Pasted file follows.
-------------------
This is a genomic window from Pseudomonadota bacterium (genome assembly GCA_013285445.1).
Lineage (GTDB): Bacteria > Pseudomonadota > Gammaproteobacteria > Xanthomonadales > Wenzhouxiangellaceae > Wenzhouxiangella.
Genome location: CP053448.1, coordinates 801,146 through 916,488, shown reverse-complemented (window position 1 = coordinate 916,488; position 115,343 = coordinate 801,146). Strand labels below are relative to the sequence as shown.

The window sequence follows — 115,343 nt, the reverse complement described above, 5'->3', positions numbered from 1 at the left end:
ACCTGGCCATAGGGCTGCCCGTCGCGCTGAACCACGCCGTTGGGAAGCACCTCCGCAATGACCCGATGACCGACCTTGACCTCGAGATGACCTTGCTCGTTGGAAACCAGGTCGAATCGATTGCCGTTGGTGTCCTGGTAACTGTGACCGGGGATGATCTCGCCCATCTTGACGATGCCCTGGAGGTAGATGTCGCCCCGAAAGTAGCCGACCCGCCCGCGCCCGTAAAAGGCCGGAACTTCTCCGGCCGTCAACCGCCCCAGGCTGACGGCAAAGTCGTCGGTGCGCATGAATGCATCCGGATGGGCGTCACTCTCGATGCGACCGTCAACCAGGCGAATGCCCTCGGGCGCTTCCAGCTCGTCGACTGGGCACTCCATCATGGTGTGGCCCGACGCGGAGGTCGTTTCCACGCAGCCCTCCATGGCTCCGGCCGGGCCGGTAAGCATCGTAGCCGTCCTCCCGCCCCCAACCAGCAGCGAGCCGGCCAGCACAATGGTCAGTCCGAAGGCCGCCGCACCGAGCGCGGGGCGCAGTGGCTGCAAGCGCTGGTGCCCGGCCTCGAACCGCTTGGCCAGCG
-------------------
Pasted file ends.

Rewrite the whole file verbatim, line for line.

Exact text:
This is a genomic window from Pseudomonadota bacterium (genome assembly GCA_013285445.1).
Lineage (GTDB): Bacteria > Pseudomonadota > Gammaproteobacteria > Xanthomonadales > Wenzhouxiangellaceae > Wenzhouxiangella.
Genome location: CP053448.1, coordinates 801,146 through 916,488, shown reverse-complemented (window position 1 = coordinate 916,488; position 115,343 = coordinate 801,146). Strand labels below are relative to the sequence as shown.

The window sequence follows — 115,343 nt, the reverse complement described above, 5'->3', positions numbered from 1 at the left end:
ACCTGGCCATAGGGCTGCCCGTCGCGCTGAACCACGCCGTTGGGAAGCACCTCCGCAATGACCCGATGACCGACCTTGACCTCGAGATGACCTTGCTCGTTGGAAACCAGGTCGAATCGATTGCCGTTGGTGTCCTGGTAACTGTGACCGGGGATGATCTCGCCCATCTTGACGATGCCCTGGAGGTAGATGTCGCCCCGAAAGTAGCCGACCCGCCCGCGCCCGTAAAAGGCCGGAACTTCTCCGGCCGTCAACCGCCCCAGGCTGACGGCAAAGTCGTCGGTGCGCATGAATGCATCCGGATGGGCGTCACTCTCGATGCGACCGTCAACCAGGCGAATGCCCTCGGGCGCTTCCAGCTCGTCGACTGGGCACTCCATCATGGTGTGGCCCGACGCGGAGGTCGTTTCCACGCAGCCCTCCATGGCTCCGGCCGGGCCGGTAAGCATCGTAGCCGTCCTCCCGCCCCCAACCAGCAGCGAGCCGGCCAGCACAATGGTCAGTCCGAAGGCCGCCGCACCGAGCGCGGGGCGCAGTGGCTGCAAGCGCTGGTGCCCGGCCTCGAACCGCTTGGCCAGCG